Do you feel like maybe you’re the only one in the world who can’t figure out how to get good, high quality food into your kids? Or maybe you desperately want to make changes, but every time you do, it ruffles feathers and seems too hard to maintain. We’ve all been there, and changing food habits is hard enough for us adults who can process and understand what is happening. For our little people, there are a few things you’ll want to understand before we move forward with our tips.
- Kids thrive on routine. If they’ve been eating a certain way for a long time, this is going to be hard. Very hard. Stick to the tips below, and make up your mind BEFORE you jump in that this is worth fighting for.
- There will be actual physical difficulty. Our brains create the pathways of how we respond to food. If a child’s brain has been tricked long enough by processed food and things like GMO products or artificial sweeteners, they literally do not understand signals for hunger, being full, or when they’ve had enough of a certain type of food. Our food needs to have live and active enzymes to help our digestive system send the signal to the brain that we are getting full. And even when that connection is functioning at 100%, that can take up to 15 minutes. So if a child is used to goldfish and hot dogs with nitrates and fillers, then it’s very important that you as a parent know that this will be a re-training that will take time. It will take perseverance. And it will take patience. But it WILL be worth it. Make sure to be ready to have extra doses of patience and understanding as you make these transitions.
Getting good food into your kids so that their bodies can develop and have the nutrition that it needs is vital. It’s not something that we want to push aside. That being said, here are the tips that I’ve found to be the most helpful and effective in our home and in the homes of friends that I’ve spent time coaching.
GIVE THEM OPTIONS
When you’re just starting the journey to make changes with the food your kids eat, they need choices. If it suddenly feels like they have zero control over this huge area of their lives, you’re in for the battle of your life! Get their input on EVERYTHING. Are you hungry? Should we make a snack? Do you want bananas or strawberries? Do you like this hot or cold? Which green food would you like? Do you want it on a Olaf plate or your Strawberry Shortcake plate? Ask them #allthequestions. So many that you’ll want to poke your eyes out. But this gives them autonomy in this area, which is SO important. They need to feel some control. Creating stress in this journey can even lead to digestive discomfort since our bodies carry so much “happy hormones” in the gut.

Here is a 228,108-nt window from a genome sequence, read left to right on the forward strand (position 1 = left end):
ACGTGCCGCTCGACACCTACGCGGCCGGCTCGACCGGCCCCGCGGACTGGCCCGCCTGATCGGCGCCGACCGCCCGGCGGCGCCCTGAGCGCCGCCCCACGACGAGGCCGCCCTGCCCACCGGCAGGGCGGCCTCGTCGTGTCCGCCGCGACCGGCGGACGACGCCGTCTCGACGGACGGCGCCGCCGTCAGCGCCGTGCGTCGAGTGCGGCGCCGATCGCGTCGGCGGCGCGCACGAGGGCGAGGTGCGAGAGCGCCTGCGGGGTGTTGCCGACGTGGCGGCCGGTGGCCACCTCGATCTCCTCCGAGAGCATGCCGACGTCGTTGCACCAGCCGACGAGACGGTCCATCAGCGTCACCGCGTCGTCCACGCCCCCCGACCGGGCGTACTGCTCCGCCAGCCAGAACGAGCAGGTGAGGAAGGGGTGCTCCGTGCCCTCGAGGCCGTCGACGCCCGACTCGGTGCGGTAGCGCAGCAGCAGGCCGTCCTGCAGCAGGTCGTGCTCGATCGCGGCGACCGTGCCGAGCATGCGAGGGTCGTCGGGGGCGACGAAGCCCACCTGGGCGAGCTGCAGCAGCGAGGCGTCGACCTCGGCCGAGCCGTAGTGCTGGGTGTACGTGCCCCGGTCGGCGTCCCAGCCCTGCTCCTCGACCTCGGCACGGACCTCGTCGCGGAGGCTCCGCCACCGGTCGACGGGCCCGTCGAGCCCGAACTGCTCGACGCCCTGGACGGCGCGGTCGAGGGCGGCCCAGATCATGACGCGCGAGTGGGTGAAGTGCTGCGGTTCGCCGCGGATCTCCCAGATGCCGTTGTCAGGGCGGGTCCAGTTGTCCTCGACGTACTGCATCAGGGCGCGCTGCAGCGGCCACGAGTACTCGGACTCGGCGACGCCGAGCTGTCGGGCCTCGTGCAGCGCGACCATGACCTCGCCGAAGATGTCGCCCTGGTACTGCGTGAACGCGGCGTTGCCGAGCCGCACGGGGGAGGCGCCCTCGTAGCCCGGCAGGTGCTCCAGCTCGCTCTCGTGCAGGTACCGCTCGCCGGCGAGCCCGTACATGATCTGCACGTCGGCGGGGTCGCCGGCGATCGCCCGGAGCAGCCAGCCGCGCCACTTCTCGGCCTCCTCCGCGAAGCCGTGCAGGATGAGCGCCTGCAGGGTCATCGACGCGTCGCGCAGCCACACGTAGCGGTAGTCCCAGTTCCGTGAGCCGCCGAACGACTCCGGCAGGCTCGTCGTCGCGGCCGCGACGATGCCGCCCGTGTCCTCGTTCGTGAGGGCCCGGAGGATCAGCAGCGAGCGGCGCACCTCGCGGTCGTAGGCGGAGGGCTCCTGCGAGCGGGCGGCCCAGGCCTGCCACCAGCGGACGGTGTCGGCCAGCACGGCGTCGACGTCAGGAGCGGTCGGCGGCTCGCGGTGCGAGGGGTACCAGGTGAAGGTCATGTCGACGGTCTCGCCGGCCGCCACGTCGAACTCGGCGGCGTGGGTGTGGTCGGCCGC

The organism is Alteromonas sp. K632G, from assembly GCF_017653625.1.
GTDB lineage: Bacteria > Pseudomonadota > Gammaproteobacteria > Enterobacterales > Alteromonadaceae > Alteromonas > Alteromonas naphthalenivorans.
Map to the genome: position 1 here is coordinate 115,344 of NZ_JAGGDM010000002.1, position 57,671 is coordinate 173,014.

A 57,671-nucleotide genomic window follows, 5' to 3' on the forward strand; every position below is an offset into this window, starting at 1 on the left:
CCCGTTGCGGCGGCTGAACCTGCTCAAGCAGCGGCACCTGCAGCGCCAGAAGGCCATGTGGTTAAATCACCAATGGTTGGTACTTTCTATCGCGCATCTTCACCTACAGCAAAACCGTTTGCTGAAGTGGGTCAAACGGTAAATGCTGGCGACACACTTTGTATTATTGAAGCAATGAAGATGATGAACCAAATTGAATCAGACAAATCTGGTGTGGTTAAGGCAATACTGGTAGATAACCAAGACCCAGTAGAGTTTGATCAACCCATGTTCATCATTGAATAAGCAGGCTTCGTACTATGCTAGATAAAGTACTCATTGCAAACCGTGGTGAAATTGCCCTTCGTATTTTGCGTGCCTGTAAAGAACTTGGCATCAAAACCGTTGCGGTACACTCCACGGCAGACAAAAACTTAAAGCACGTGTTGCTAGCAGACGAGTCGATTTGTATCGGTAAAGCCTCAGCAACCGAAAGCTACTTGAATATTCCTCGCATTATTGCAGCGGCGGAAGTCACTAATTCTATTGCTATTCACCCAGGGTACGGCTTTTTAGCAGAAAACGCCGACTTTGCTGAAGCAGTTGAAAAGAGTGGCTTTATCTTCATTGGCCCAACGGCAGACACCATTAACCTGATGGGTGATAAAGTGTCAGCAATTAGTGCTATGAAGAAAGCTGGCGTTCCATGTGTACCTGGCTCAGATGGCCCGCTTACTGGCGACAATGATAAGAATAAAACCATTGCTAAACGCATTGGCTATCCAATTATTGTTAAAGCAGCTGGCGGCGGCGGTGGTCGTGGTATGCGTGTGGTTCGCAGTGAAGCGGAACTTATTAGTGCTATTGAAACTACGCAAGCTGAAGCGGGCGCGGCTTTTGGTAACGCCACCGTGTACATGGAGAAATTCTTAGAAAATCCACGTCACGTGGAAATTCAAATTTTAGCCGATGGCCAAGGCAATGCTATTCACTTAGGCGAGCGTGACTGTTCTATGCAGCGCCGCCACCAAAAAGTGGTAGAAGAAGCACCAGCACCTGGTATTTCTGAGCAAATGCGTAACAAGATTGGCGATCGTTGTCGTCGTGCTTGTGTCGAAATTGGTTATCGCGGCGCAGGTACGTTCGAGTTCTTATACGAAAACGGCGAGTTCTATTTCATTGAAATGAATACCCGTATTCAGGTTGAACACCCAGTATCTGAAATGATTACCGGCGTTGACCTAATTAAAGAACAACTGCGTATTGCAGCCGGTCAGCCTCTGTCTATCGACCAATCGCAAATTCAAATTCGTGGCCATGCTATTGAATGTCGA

2. PLAN WITH THEM
Get some cookbooks out and have them flip through them. If you don’t have cookbooks, try visiting a few different blogs with healthy food and see what they’re interested in. Have them choose two to three things that they’d like to have in that week’s meals. I usually let my kids pick one sweet (healthy) treat, and then I ask them for ideas or thoughts on breakfast, lunch, dinner, and snacks. Encourage them to try something new each week. Then when it’s time to cook the meal, invite them to be a part of it to see how it’s done! Let them chop, measure, and help. And obviously you’ll want to plan these meals for a weekend or a night without 5 soccer practice pick ups and drop offs. Set yourself up for success! If cooking is stressful or it seems like YOU aren’t enjoying it, they will see that. They’re intuitive little people!
3. GROW IT WITH THEM
Make a garden! It doesn’t have to be huge, and you don’t have to have a lot of room. Grab a couple of planting pots and go to town. Our backyard is not big, and we don’t have room for a planting bed. But we do have lots of pots. We’ve been able to grow blueberries, lemons, sweet peas, and lots of herbs. Have them go to the nursery with you and look through all the possibilities. Let them have their “own” plant. Encourage them to water daily and report back to you on how its doing. You might be surprised how excited they get when that first blueberry or snap pea comes in!